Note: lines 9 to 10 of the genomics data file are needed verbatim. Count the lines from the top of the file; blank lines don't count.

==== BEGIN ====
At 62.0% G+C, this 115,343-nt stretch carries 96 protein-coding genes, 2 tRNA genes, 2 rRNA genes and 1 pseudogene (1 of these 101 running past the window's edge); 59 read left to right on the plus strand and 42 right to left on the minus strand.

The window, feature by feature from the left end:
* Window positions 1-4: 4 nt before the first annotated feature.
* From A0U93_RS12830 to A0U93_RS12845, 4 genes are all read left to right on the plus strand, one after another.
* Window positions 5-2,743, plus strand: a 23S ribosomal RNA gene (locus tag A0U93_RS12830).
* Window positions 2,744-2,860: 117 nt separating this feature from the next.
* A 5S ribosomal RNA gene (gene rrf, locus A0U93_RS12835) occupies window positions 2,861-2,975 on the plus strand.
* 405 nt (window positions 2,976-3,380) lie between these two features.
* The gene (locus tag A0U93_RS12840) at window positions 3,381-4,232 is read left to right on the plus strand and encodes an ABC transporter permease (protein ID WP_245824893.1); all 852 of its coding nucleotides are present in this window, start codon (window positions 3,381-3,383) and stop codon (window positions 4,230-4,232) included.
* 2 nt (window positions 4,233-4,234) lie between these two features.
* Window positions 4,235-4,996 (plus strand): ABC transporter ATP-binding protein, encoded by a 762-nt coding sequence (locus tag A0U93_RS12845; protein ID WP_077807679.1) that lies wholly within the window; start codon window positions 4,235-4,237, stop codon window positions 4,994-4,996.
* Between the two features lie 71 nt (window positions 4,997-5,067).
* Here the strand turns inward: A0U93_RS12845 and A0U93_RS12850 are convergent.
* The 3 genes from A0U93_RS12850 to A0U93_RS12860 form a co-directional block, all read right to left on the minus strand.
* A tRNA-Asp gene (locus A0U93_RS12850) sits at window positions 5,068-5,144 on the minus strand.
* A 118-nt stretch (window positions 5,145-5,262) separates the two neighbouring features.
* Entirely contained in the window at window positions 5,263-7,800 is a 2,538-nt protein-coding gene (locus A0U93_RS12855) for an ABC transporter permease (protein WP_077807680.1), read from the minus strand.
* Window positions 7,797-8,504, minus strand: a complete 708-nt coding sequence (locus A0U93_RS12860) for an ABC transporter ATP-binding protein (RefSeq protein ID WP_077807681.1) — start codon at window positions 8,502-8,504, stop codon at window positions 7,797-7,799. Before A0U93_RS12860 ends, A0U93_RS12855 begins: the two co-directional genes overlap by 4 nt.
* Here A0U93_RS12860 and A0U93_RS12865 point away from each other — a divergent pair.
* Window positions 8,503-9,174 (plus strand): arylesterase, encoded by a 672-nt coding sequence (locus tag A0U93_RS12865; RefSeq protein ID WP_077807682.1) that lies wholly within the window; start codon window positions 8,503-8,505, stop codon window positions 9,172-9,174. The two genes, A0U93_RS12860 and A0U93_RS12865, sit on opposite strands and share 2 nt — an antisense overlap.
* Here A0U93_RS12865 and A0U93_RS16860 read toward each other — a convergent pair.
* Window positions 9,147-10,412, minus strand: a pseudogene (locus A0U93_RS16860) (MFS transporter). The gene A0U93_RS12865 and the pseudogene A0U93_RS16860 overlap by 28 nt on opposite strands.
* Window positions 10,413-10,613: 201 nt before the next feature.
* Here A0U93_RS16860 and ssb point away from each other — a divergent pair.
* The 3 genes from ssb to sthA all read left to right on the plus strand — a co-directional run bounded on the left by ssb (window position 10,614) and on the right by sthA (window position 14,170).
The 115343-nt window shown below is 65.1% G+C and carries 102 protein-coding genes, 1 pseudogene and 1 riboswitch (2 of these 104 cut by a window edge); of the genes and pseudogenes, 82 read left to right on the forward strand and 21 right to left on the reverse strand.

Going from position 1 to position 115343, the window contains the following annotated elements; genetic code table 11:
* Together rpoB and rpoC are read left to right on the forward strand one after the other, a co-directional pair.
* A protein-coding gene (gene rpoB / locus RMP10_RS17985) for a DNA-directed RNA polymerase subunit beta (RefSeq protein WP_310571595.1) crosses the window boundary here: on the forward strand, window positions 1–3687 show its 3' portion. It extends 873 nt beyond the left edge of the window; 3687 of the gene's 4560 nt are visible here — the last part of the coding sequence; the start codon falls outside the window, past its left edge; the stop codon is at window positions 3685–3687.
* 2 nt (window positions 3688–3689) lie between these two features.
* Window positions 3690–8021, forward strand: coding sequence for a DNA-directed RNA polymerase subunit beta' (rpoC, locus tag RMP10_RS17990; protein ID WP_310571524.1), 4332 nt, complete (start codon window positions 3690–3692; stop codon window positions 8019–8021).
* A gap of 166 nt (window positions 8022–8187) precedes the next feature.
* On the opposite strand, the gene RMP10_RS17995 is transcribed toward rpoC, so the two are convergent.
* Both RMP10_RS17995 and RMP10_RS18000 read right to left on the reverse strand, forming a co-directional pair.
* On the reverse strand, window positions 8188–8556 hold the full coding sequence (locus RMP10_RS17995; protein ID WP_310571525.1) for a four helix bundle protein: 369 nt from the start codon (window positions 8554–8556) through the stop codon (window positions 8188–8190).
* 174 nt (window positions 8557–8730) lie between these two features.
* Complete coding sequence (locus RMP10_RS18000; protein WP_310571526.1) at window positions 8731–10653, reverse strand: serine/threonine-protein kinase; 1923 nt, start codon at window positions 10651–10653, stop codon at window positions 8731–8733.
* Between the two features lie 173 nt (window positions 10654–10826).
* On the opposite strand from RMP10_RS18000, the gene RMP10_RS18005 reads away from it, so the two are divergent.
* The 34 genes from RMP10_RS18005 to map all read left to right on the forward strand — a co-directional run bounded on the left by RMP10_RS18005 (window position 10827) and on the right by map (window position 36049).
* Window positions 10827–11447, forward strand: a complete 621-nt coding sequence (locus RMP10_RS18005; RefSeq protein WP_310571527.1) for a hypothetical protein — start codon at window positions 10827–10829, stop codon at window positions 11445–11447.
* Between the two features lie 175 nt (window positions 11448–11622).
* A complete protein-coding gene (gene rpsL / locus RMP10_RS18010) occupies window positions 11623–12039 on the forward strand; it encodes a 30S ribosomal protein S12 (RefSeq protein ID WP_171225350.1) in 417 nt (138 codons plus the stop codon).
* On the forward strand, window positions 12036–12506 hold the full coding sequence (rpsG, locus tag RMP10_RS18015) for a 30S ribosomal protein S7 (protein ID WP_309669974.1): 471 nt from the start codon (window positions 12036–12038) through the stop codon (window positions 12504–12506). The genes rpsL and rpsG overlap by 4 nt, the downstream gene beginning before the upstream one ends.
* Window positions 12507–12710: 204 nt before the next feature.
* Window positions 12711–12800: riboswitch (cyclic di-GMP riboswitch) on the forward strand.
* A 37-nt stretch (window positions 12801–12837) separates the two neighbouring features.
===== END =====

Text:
* The gene (locus tag A0U93_RS12840) at window positions 3,381-4,232 is read left to right on the plus strand and encodes an ABC transporter permease (protein ID WP_245824893.1); all 852 of its coding nucleotides are present in this window, start codon (window positions 3,381-3,383) and stop codon (window positions 4,230-4,232) included.
* 2 nt (window positions 4,233-4,234) lie between these two features.